Caroline Powell unpacks how we can use biblical principles to give in a way that dignifies and uplifts those we’re trying to help.
“When you reap the harvest of your land, do not reap to the very edges of your field or gather the gleanings of your harvest. Do not go over your vineyard a second time or pick up the grapes that have fallen. Leave them for the poor and the foreigner. I am the Lord your God.” – Leviticus 19: 9-10
Based on God’s generosity laws in the Old Testament, Urban Gleaning is a modern day model for ensuring that when Christians are involved in the giving and receiving of time, things, skills or money, which is still necessary in a world of inequalities, dignity is upheld to the highest standard.
While these laws were given to people living in a rural setting, thousands of years ago, the principles that they teach us are applicable to every Christian, everywhere, today.
God has given each of us, no matter what part of the city we live and worship in, a unique and precious harvest from which to give. Looking at it from that perspective, we should embrace God’s laws not to just “do charity” but to enter into a lifestyle of generosity and pursuing equality for the benefit of the whole of society.
Being a Boaz: Following God’s generosity laws with God’s heart
“As she got up to glean, Boaz gave orders to his men: ‘Even if she gathers amongst the sheaves, don’t embarrass her. Rather, pull out some stalks for her from the bundles and leave them for her to pick up, and don’t rebuke her.’” – Ruth 2:15-16
In the story of Ruth in the Old Testament, we are provided with a “gleaning tutorial” – the example of someone who went beyond just following God’s laws, but applied the heart of God by honouring his responsibility as family and neighbour, and ensuring the safety and dignity of Ruth, the gleaner.
As the church, we are called to see the world as our neighbour, to welcome everyone in as family, and to extend ourselves beyond simple charitable giving. We are also called to be like Boaz –someone who makes sure that vulnerable people are not shamed, embarrassed or harmed when the Church seeks to support and help them.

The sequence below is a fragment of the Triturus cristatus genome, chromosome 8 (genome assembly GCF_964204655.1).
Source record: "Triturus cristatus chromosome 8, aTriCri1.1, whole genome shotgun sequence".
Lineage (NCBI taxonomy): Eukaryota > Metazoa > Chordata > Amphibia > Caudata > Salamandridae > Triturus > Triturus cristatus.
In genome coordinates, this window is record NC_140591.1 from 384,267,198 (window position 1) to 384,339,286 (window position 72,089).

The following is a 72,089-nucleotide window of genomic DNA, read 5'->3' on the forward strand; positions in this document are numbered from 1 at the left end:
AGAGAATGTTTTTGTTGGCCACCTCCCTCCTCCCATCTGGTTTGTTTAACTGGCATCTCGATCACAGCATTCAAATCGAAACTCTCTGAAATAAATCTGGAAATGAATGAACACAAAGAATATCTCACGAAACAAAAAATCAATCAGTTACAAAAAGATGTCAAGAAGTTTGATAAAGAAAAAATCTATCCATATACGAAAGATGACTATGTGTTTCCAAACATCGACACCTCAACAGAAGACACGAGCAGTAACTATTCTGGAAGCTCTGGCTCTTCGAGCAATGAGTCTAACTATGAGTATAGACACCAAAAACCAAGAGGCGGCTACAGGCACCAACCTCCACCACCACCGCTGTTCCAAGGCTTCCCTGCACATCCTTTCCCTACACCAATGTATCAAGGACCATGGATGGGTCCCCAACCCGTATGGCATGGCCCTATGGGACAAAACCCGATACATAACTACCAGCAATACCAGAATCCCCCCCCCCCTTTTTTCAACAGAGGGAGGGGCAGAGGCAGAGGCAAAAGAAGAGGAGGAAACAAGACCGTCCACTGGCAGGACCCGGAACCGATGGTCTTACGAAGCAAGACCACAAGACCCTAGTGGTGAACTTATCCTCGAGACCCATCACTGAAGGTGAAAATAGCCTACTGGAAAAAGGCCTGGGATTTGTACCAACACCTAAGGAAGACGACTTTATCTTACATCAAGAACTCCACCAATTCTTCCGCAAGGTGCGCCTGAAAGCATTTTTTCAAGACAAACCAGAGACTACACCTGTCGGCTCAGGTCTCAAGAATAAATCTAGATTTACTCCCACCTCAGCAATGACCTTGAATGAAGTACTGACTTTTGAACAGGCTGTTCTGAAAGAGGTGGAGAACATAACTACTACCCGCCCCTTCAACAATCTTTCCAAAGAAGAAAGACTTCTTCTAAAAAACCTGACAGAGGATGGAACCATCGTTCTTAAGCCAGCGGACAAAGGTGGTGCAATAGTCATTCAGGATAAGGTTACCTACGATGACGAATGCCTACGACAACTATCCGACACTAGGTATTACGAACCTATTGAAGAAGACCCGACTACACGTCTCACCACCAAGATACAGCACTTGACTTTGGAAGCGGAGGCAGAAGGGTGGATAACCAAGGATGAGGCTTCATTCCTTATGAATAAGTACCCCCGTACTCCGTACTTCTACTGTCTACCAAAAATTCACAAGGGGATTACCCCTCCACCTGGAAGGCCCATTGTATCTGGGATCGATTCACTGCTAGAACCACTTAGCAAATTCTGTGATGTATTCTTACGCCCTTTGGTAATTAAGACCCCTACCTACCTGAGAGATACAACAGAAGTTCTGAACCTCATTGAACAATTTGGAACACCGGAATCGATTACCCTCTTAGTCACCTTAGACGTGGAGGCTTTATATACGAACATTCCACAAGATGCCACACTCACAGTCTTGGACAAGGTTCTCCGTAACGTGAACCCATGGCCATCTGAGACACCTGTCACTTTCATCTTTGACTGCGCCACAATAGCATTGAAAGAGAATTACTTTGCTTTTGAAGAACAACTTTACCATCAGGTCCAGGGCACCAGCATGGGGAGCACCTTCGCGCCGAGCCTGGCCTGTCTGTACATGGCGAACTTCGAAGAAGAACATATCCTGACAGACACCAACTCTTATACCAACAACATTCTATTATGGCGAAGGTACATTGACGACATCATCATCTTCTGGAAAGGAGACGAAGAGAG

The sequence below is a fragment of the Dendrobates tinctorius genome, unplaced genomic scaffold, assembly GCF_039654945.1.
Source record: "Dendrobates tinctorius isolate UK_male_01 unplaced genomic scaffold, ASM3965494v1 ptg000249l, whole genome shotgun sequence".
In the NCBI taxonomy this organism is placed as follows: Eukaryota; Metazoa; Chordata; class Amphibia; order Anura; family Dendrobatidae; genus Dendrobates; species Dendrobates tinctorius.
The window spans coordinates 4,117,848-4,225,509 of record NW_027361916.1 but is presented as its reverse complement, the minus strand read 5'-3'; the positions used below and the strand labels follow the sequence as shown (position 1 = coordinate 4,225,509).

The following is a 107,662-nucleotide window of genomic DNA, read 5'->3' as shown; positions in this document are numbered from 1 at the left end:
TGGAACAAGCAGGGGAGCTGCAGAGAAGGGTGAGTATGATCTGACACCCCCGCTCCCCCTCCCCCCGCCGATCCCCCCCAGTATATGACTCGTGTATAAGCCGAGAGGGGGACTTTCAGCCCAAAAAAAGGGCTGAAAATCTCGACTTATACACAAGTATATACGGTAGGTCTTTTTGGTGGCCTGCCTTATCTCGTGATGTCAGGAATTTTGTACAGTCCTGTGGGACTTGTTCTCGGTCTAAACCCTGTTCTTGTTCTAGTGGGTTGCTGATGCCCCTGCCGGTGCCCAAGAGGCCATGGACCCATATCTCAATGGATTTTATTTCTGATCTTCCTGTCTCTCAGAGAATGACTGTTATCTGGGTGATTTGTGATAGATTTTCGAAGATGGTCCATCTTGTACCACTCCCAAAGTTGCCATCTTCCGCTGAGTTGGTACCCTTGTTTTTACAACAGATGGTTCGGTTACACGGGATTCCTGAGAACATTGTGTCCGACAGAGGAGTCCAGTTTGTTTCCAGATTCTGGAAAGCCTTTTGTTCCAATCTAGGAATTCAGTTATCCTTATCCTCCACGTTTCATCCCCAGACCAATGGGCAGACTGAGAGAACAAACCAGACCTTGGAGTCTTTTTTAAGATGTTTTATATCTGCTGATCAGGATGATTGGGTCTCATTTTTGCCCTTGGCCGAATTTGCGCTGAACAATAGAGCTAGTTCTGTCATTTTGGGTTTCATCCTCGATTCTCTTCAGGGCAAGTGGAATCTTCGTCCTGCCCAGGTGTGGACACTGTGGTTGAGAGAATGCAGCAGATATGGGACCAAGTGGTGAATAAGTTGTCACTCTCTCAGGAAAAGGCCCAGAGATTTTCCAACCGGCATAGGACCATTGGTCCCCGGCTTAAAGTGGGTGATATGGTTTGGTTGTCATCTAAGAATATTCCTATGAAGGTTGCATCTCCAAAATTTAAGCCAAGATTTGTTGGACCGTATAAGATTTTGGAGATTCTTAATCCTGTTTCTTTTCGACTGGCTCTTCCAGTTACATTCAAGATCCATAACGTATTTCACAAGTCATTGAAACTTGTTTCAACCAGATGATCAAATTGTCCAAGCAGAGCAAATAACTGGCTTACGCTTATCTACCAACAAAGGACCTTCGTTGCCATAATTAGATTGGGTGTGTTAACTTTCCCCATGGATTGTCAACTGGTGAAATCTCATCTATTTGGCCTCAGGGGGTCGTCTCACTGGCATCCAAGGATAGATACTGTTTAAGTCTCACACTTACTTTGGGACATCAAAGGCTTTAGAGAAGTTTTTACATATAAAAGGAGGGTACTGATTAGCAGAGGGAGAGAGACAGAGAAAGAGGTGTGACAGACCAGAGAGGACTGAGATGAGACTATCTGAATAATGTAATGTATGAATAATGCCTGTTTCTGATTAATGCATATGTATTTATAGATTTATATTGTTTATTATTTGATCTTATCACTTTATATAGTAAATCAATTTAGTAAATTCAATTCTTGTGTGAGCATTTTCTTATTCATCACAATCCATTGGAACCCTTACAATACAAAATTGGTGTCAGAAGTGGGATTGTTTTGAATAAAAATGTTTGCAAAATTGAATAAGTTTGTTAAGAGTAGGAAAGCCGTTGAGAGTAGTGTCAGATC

So what next?
It may be helpful to ask yourself some of these questions as you enter into a lifestyle of generosity, and dignified giving and receiving:
• What is the harvest of my life – the skills, time, relationships, money, stuff that I have to leave aside for the poor, the vulnerable, the widow and orphan?
• Do I have something other than “material wealth” to share, that I may have overlooked?
• What happens in my heart when I’m challenged not to “shake the olive tree a second time” (Deuteronomy 24:20)? Why do I sometimes want to hold onto things that I do not need, or find it so hard to give away the things I love?
• What is happening in my city, or even church, that may be causing vulnerable people harm or shame while trying to help them? How can I do things differently and speak up for change?
• How can we as the church help each other to see God’s laws being followed with God’s heart? How can we move beyond charity to relational giving and receiving?
Ways To Get Involved
Here are some practical things you can do:
• Help sort and prepare donations at The Warehouse during the week (09h30-16h30). Please telephone ahead of time if interested.
• Engage with Justice Saturdays: Come to The Warehouse the first Saturday of each month from 09h00-12h00 and get involved with a variety of fun activities including worship, prayer, bible studies, teachings and acts of service. Email The Warehouse for more info.
– Caroline oversees Church Mobilisation and Urban Gleaning at The Warehouse, a non-profit organisation based in Cape Town that exists to serve the local church in its response to poverty, division and injustice.
For other ways you can give of your time, treasure and talents, contact us.